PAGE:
With the election, and anticipation of a large fiscal impulse (tax cut, infrastructure spending), the dollar rose and the term spread increased. As expectations of the latter disippated, both the dollar and spread shrank. But recently, the comovement has broken down.
Figure 1: Ten year minus three month Treasury spread, % (blue, left scale), nominal trade weighted dollar against broad basket of currencies (red, right log scale). Orange shading denotes Trump administration, light orange is post election period. Source: Federal Reserve Board via FRED.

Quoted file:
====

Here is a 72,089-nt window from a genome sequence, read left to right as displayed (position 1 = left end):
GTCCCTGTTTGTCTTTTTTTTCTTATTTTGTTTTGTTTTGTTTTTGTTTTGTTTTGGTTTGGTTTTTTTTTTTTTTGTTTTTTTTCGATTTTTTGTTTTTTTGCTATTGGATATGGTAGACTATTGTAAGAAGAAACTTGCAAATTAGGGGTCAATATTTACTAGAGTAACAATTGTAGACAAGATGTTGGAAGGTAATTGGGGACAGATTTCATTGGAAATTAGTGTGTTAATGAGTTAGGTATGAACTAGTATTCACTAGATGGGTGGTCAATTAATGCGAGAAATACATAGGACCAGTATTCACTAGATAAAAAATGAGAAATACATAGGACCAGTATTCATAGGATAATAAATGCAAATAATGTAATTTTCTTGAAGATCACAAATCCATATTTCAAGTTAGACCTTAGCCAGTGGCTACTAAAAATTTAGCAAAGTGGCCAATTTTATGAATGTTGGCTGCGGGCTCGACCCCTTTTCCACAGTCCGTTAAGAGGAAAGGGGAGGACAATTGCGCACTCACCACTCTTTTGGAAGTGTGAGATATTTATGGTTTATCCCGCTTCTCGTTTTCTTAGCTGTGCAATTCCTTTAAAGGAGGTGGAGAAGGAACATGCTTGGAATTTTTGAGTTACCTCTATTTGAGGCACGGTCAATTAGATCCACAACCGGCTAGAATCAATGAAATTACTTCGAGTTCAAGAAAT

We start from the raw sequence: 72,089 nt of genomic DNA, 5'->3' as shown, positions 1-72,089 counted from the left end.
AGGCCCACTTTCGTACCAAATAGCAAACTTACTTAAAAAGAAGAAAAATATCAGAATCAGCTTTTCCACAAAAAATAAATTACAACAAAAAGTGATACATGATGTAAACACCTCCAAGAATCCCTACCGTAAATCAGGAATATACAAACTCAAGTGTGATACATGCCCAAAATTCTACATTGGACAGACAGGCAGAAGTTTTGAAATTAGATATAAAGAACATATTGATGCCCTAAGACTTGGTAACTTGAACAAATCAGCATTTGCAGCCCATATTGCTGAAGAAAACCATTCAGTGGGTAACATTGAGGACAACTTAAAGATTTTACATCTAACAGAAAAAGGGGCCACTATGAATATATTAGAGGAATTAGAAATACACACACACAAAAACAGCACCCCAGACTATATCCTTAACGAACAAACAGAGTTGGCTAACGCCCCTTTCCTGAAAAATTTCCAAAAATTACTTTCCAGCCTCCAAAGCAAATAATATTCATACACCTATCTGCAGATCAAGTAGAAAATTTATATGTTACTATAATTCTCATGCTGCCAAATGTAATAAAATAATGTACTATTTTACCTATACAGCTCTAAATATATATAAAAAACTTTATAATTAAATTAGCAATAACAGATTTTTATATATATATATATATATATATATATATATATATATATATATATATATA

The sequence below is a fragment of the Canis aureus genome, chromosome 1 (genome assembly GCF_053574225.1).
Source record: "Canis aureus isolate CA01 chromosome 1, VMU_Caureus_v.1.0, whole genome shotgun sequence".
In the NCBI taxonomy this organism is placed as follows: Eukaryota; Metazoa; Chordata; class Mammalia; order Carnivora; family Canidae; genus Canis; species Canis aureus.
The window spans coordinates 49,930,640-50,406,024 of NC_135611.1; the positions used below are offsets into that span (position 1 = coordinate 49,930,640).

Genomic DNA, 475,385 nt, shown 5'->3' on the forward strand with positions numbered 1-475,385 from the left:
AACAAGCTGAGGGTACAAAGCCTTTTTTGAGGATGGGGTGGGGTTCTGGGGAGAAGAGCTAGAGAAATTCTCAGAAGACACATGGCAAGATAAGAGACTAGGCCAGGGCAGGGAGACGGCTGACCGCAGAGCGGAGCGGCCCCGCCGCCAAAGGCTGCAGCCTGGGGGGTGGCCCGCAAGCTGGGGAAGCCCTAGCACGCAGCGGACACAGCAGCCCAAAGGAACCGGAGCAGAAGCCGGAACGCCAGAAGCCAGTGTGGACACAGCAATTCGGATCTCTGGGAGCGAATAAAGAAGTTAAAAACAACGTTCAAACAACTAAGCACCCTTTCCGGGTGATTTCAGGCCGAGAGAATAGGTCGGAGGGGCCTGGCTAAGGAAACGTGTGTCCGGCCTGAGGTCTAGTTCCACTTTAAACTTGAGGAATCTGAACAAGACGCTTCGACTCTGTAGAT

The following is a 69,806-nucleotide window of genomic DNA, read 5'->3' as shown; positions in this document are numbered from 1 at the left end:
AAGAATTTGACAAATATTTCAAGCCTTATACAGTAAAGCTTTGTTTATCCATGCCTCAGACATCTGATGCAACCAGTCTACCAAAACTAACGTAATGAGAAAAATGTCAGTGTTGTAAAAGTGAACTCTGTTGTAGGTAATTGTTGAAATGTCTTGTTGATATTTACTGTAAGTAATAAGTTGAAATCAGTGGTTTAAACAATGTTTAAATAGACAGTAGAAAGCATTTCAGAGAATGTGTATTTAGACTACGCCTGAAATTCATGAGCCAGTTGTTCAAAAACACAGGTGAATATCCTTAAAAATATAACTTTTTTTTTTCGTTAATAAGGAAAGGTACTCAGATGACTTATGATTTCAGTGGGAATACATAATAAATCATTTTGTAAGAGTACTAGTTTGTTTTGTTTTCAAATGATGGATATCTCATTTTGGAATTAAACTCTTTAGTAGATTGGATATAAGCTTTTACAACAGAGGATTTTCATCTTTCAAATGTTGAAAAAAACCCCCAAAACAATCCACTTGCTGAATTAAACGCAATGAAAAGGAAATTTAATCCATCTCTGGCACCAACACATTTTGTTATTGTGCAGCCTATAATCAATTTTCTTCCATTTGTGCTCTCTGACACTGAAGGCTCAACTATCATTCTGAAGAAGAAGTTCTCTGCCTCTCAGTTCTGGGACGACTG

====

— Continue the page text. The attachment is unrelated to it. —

Notice that the beginning of the declaration of trade sanctions coincides with appreciation of the US dollar; to the extent that the RMB has depreciated, it’s part of the story (see EconoFact). And perhaps larger than the share implied by accounting, as other East Asian currencies quasi-peg to the RMB.
The other major portion is due to the weakening of emerging market currencies as the Fed looks set to raise rates. The shrinking term spread is signalling a slowdown, partly due to tariffs, partly due to dollar appreciation, and partly due to the crash from the sugar high induced by massive tax cuts.